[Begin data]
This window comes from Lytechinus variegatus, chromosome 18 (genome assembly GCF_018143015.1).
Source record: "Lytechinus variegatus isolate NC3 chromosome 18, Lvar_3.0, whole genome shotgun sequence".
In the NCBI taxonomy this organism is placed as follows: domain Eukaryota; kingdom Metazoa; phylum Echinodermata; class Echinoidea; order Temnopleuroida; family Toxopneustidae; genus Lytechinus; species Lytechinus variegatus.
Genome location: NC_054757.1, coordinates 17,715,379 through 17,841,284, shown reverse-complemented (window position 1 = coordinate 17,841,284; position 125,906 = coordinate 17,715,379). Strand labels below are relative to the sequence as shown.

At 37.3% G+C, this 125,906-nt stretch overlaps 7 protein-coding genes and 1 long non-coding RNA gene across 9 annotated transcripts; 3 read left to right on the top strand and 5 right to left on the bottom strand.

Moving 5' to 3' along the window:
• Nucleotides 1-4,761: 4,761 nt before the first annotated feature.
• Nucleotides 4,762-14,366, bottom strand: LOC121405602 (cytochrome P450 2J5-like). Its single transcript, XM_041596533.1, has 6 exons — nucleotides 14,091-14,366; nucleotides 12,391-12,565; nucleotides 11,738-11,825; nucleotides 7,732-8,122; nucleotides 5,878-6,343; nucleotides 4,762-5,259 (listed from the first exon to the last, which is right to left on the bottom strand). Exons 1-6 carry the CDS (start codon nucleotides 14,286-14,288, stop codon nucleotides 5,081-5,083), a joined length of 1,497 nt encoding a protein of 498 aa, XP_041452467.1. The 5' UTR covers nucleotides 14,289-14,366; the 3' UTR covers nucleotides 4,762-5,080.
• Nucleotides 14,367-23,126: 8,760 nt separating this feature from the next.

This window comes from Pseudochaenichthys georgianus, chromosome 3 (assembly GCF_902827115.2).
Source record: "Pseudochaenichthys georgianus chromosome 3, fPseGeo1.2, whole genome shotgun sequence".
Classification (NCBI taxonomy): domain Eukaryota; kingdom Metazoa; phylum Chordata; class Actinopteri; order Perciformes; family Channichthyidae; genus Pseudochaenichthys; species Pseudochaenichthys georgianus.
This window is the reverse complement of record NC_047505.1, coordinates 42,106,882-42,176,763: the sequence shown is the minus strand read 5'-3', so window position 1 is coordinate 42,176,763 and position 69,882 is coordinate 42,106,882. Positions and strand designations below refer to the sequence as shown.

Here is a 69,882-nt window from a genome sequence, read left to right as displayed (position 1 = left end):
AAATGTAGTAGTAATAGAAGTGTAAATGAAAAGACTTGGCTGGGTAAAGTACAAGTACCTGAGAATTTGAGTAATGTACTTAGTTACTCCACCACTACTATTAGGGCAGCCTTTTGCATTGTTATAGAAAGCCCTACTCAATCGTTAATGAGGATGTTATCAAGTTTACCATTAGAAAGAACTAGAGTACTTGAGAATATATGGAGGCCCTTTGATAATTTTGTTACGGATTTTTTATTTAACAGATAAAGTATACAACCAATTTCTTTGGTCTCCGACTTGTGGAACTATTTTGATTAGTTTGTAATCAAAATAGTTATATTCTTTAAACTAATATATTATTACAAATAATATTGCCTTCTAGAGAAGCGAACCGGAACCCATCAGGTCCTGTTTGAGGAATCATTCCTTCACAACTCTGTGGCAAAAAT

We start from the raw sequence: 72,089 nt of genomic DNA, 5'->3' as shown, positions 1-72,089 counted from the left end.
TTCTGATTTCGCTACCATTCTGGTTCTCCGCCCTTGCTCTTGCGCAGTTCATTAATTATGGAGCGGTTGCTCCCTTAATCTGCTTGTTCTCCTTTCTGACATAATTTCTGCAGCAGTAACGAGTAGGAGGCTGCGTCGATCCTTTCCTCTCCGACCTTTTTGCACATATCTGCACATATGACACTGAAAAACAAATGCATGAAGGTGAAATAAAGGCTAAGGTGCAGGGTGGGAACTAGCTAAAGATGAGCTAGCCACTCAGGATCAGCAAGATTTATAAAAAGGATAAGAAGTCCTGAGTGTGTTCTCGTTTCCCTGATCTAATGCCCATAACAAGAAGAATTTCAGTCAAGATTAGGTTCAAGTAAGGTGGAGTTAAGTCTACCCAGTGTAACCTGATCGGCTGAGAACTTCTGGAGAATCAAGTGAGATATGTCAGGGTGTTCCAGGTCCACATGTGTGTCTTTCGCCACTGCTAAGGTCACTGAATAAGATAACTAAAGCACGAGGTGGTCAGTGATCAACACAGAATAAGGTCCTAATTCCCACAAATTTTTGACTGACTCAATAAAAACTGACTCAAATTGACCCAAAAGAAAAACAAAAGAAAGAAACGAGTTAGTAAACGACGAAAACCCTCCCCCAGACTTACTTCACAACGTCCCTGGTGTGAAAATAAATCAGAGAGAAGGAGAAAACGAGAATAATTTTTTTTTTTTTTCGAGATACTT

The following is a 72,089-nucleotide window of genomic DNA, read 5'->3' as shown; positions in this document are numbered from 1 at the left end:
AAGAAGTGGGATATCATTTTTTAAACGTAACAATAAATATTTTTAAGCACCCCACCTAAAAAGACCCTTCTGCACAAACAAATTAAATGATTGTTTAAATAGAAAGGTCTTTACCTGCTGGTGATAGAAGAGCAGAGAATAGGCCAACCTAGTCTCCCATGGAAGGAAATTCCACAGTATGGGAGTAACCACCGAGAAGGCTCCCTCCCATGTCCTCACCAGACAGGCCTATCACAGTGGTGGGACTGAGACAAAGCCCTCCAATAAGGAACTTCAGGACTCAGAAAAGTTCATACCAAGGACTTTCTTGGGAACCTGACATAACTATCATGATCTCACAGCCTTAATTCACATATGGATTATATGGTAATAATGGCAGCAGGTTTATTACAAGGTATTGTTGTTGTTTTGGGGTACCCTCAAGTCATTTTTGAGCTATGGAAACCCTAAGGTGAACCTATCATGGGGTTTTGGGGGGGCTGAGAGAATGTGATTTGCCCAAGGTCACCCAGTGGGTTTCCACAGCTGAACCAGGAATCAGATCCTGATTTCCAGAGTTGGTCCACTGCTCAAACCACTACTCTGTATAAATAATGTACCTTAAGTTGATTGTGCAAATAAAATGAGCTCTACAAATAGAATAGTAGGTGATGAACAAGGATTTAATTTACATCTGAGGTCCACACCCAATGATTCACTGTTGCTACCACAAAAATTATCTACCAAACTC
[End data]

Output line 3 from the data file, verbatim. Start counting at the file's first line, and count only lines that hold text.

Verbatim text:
In the NCBI taxonomy this organism is placed as follows: domain Eukaryota; kingdom Metazoa; phylum Echinodermata; class Echinoidea; order Temnopleuroida; family Toxopneustidae; genus Lytechinus; species Lytechinus variegatus.